TALLAHASSEE, Fla. – Alleging that the map is “intentionally racially discriminatory,” voting-rights groups late Friday requested approval to revamp a federal lawsuit to challenge the constitutionality of Florida’s new congressional redistricting plan.
In documents filed in federal court in Tallahassee, the groups and five individual plaintiffs alleged that the plan Gov. Ron DeSantis pushed through the Legislature should be blocked because it will reduce — or eliminate — the chances of Black candidates being elected in North Florida and the Orlando area.
“This is an extraordinary case in that all of the factors point in one direction — the governor created the enacted plan, at least in part for the invidious purpose of discriminating against Black Floridians by constraining their ability to vote, to elect their candidates of choice and to participate fully in the electoral process,” a proposed amended complaint said. “The totality of the circumstances reveal that Governor DeSantis created and signed the enacted plan into law with discriminatory intent — namely, to roll back Black Floridians’ representation in Congress.”
The plaintiffs filed the lawsuit in March as DeSantis and lawmakers were at an impasse in the once-a-decade reapportionment process. The original version of the lawsuit contended that judges should step in to make sure revamped districts are set before this year’s elections, as continuing to use current districts would be unconstitutional.
But after the Legislature passed the DeSantis-backed redistricting plan during a special session in April, the state argued that the lawsuit was moot. In the court documents filed late Friday, the plaintiffs’ attorneys acknowledged the original issues were moot but sought approval to file an amended complaint targeting the new redistricting plan.
If that approval is not granted, they said they will file a new lawsuit challenging the redistricting plan. The plaintiffs have included the groups Common Cause Florida and FairDistricts Now, while the amended complaint would add the Florida State Conference of the NAACP.
The documents argue that the redistricting plan violates equal-protection rights of Black Floridians under the U.S. Constitution’s 14th Amendment and violates the 15th Amendment’s guarantee that the right to vote cannot be “denied or abridged” based on race.
DeSantis called the April special session after he vetoed a redistricting plan that lawmakers passed. During the special session, the Republican-dominated House and Senate quickly passed a map that DeSantis’ office proposed.
The map is projected to increase the number of Republican congressional seats in Florida from 16 to 20, based on 2020 election results. Also, it would cut the number of districts likely to elect Black Democrats from four to two — completely reshaping North Florida’s Congressional District 5 and reducing the percentage of the Black voting-age population in the Orlando area’s Congressional District 10.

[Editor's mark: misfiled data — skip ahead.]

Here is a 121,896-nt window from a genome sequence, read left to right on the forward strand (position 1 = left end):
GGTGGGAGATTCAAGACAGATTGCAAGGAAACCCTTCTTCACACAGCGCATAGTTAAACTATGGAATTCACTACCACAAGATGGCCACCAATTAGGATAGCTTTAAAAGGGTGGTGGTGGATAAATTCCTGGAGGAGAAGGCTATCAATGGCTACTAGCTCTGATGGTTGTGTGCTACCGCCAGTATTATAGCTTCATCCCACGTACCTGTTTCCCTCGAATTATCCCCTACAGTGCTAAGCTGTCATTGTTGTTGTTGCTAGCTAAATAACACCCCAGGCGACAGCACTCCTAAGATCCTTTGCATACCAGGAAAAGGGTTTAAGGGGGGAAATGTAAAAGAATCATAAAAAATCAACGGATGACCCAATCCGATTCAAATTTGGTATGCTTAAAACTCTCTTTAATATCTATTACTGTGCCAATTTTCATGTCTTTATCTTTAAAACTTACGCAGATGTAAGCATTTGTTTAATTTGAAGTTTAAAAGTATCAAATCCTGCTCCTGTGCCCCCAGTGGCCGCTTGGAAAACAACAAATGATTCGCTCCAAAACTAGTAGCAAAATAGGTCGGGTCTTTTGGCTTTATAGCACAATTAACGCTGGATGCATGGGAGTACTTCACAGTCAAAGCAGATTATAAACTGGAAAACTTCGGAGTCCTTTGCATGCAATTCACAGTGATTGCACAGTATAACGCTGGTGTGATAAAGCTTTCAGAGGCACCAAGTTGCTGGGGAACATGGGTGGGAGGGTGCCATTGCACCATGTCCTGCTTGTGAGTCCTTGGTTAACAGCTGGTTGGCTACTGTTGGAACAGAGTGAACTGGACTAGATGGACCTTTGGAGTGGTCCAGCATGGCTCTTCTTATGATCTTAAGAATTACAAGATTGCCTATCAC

District 5, which has drawn the fiercest debate, now sprawls from Jacksonville to west of Tallahassee and has elected U.S. Rep. Al Lawson, a Black Democrat. Under the new plan, the district would be condensed in the Jacksonville area and would be likely to elect a Republican.
During this year’s regular legislative session, the Senate passed an initial proposal that would have kept the current configuration of District 5. Such a configuration also was included as a backup in a later two-map redistricting plan that the Legislature passed — and DeSantis vetoed.
DeSantis criticized the sprawling configuration of District 5 as being unconstitutionally gerrymandered. In a March 29 memo, DeSantis’ general counsel, Ryan Newman, argued that keeping such a configuration would violate the Equal Protection clause “because it assigns voters primarily on the basis of race but is not narrowly tailored to achieve a compelling state interest.”
“The district is not compact, does not conform to usual political or geographic boundaries and is bizarrely shaped to include minority populations in western Leon County and Gadsden County while excluding non-minority populations in eastern Leon County. Because this version of District 5 plainly subordinates traditional districting criteria to avoid diminishment of minority voting age population, there is no question that race was the ‘predominant factor motivating the Legislature’s decision’ to draw this district (in the earlier legislative plans),” Newman’s memo said, partially quoting from a legal precedent.
But the documents filed late Friday described the new redistricting plan as being “infected by racial discrimination against Black Floridians.” In addition to the changes in District 5 and District 10, it said the map “splinters” Black communities in other areas of the state.
“It blatantly flouts the Equal Protection Clause of the Fourteenth Amendment’s prohibition on laws enacted with an invidious purpose, i.e., intentional discrimination on the basis of race,” the proposed amended complaint said. “It likewise blatantly ignores the Fifteenth Amendment’s promise that the right to vote shall not be denied or abridged on account of race.”
In addition to seeking to have the plan declared unconstitutional, the proposed amendment complaint would request setting a “reasonable deadline” for the state to adopt a new redistricting plan. If such a plan is not adopted, it would call for the court to order a new redistricting plan.
Meanwhile, the plan passed during the special session also faces a challenge in Leon County circuit court. That case contends the overhaul of District 5 violates a 2010 state constitutional amendment — known as the Fair Districts amendment — that sets standards for redistricting in Florida. Judge Layne Smith has scheduled a May 11 hearing on the plaintiffs’ request for a preliminary injunction against the plan.